16 October 2009

Green spaces boost body and mind

More green space may be a way for whole communities to become healthier. And the closer you live to nature, the healthier you're likely to be.

More green space may be a way for whole communities to become healthier. And the closer you live to nature, the healthier you're likely to be.

"As health-care costs spiral out of control, it behoves us to think about our green space in terms of preventive health care," said Dr Kathryn J. Kotrla, associate dean and chair of psychiatry and behavioural science at Texas A&M Health Science Centre College of Medicine Round Rock campus.

"This highlights very clearly that our Western notion of body-mind duality is entirely false. The study shows that we are a whole organism, and when we get healthy that means our body and our mind get healthy."

Dutch research shows that people who live within a kilometre of a park or wooded area experience less anxiety and depression. The findings put concrete numbers on a concept that many health experts had assumed to be true.

"It's nice to see that it shows that, that the closer humans are to the natural environment, that seems to have a healthy influence," said Dr David Rakel, director of integrative medicine and assistant professor of family medicine at the University of Wisconsin School of Medicine and Public Health.

One previous study had noted fewer health inequalities between rich and poor people in areas with lots of green space, and other studies have echoed these health benefits. But much of this research had relied on people's perceptions of their physical and mental health.

How the study was done
This new objective look at the matter involved scouring medical records of 345 143 people in Holland, assessing health status for 24 conditions, including cardiovascular, respiratory and neurological diseases. This information was then correlated with how much green space was located within one kilometre and three kilometres of a person's postal code.

People living in more urban environments had a higher prevalence of 15 of the 24 conditions, with the relationship strongest for anxiety disorder and depression.

In areas with only 10% of green space, about 2.6% of people experienced anxiety disorders, compared to 1.8% of people in areas with 90% green space. The disparity was evident for depression as well -- 3.2% of people living in more urbanised areas had depression versus 2.4% of those in more rural areas.

The health benefits were evident only when the green acres were within a kilometre, not at the three kilometre perimeter, except for anxiety disorders, gastrointestinal digestive disorders and so-called medically unexplained physical symptoms, the researchers said.

Sunlight could be primary benefit
Children and poor people suffered disproportionately from lack of green acres, the researchers found. The study findings were published online in the Journal of Epidemiology and Community Health.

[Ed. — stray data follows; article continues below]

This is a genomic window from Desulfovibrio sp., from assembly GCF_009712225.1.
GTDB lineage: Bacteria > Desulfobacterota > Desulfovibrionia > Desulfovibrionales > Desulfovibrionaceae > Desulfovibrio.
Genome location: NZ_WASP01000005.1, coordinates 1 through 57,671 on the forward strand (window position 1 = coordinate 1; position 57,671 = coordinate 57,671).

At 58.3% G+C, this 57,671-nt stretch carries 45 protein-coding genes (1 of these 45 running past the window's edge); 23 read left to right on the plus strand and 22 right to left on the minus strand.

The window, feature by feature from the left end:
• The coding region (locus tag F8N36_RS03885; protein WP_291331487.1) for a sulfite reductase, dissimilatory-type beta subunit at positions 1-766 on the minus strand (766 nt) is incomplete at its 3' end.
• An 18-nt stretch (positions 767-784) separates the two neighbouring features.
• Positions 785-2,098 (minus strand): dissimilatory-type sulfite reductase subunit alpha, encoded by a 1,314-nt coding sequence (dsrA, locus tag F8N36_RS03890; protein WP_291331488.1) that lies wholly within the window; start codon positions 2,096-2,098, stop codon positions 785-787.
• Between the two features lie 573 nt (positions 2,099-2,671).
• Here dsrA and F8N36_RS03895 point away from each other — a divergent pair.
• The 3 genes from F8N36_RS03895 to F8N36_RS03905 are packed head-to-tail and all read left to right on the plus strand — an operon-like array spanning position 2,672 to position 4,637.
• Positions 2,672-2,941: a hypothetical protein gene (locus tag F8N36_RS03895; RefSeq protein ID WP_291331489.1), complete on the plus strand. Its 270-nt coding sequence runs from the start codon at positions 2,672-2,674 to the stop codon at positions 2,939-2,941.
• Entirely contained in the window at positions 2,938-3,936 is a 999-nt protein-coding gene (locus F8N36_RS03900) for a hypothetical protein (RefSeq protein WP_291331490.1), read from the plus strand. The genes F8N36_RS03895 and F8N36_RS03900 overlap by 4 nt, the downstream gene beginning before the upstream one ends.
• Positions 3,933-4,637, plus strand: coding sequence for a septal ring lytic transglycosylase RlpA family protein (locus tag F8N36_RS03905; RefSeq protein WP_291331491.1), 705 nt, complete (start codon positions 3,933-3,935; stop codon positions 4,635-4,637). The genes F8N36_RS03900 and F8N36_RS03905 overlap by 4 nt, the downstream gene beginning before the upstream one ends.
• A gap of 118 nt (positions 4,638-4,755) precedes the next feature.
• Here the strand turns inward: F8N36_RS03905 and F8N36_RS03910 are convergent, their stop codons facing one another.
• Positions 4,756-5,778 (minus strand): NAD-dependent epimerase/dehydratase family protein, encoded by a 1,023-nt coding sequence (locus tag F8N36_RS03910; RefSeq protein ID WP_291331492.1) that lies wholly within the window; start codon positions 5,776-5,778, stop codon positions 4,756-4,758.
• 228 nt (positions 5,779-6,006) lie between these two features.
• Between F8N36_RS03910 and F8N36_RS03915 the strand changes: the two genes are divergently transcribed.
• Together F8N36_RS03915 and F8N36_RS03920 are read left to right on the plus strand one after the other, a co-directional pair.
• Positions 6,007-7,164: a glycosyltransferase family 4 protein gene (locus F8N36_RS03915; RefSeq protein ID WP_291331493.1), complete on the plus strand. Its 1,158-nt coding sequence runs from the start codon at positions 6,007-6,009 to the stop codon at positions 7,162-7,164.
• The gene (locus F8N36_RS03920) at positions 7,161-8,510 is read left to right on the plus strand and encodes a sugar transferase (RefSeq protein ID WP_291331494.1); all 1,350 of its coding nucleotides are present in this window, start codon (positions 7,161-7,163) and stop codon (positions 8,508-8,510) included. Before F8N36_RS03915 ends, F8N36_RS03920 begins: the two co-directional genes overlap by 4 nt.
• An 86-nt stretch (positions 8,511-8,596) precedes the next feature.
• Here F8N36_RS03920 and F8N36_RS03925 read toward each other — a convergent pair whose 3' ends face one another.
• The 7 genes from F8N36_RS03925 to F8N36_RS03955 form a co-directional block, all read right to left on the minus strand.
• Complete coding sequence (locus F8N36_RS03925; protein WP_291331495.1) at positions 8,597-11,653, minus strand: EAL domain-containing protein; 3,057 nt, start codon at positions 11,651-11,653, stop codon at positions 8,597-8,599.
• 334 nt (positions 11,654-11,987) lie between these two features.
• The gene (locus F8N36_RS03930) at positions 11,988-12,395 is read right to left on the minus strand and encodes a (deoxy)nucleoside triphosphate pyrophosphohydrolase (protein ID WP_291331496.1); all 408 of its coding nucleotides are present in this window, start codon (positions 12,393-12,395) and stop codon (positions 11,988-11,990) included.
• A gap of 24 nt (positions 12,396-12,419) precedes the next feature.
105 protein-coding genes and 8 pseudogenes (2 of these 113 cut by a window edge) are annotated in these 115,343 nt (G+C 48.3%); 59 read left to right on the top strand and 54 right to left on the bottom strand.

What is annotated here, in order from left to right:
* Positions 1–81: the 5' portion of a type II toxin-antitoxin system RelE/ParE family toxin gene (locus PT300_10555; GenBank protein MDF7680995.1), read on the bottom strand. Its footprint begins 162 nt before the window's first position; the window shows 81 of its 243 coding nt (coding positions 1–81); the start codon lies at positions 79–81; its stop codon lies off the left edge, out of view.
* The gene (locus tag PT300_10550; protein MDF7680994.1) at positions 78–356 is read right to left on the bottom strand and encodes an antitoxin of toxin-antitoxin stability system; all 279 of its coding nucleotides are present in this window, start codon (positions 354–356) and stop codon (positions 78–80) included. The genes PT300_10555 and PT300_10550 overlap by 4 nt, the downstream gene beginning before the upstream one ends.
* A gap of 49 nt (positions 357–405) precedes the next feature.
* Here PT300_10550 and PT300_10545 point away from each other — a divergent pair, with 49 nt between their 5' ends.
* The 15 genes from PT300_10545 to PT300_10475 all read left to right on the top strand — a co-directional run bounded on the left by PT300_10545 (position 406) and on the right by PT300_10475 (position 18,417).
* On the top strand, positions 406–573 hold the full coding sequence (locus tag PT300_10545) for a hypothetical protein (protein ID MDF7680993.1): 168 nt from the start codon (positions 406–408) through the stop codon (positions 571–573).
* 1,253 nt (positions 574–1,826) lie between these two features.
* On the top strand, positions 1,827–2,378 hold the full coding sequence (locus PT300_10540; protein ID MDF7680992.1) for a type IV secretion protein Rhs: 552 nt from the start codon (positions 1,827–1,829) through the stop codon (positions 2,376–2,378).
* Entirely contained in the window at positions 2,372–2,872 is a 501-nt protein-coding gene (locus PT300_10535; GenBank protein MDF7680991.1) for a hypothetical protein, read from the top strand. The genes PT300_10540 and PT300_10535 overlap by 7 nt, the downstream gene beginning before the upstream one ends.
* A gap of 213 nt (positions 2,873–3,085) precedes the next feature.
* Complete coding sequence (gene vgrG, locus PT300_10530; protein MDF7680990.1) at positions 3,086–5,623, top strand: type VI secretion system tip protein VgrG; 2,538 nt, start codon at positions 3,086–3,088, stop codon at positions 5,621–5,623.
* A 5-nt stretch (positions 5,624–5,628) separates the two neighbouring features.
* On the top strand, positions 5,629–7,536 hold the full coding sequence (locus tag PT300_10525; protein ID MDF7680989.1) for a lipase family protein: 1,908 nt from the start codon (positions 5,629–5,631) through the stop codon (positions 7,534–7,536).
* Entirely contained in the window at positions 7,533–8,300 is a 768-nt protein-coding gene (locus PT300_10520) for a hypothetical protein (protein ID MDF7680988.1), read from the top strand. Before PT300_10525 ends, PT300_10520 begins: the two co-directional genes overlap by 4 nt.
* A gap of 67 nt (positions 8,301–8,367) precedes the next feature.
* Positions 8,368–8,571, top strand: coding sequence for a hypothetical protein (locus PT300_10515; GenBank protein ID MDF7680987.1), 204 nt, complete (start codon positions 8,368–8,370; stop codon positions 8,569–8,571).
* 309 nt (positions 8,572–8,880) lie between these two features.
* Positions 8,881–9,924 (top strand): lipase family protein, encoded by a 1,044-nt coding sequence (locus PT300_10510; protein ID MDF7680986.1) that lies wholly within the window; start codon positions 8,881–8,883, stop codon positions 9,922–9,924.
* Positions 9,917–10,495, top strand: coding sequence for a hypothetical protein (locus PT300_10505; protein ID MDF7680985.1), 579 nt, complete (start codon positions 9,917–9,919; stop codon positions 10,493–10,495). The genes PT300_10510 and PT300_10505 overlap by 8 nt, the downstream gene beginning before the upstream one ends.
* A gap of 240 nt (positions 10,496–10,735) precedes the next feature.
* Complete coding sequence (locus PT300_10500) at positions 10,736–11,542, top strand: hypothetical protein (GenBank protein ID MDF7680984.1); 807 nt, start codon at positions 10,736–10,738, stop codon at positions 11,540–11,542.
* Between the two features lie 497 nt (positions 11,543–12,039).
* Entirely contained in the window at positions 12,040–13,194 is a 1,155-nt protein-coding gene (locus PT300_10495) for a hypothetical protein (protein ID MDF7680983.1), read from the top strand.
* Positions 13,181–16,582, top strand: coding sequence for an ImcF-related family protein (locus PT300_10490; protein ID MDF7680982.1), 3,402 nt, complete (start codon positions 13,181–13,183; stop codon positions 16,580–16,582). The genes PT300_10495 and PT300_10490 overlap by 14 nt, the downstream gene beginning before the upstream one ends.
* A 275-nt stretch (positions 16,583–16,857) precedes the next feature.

Any number of factors could account for the benefits of green space, experts said. More natural sunlight, for instance, has been linked with a lower incidence of Seasonal Affective Disorder (SAD) and other benefits.

"If patients in hospitals have direct exposure to sunlight through a window or natural sunlight, hospital stays are shorter and patients have less complications," Rakel said. "That's been well-established.

More light also means more vitamin D in the skin, which has been found to elevate mood and improve muscle strength, he added. And fresh air, obviously, has a benefit as well, as do the exercise opportunities that come with more open space.

But much of the relief may come from the simple ability to de-stress.

Nature is ‘the way things were meant to be’
"If we're in a busy street with more technology and artificial things, we're going to be multi-tasking more, which prevents us from focusing on one thing," Rakel said.

"In this day and age, we really need some sort of centreing practice. We need to get our mind out of its own stories and focus on something that's pure. Nature is a beautiful example of that -- it's the way things were meant to be."

This study has "implications not only for city planning but also for indoor design and architecture," said Richard Ryan, professor of psychology, psychiatry and education at the University of Rochester Medical Centre. But the benefit is proportional to how much people pay attention to nature, he said.

"If they're in their heads and not paying attention, it doesn't do them much good," said Ryan, co-author of a recent study report that people who are exposed to natural elements are more socially oriented, more generous and value community more. Another experiment he was involved in found that people who spent time outdoors had more vitality and energy. – (EurekAlert, October 2009)

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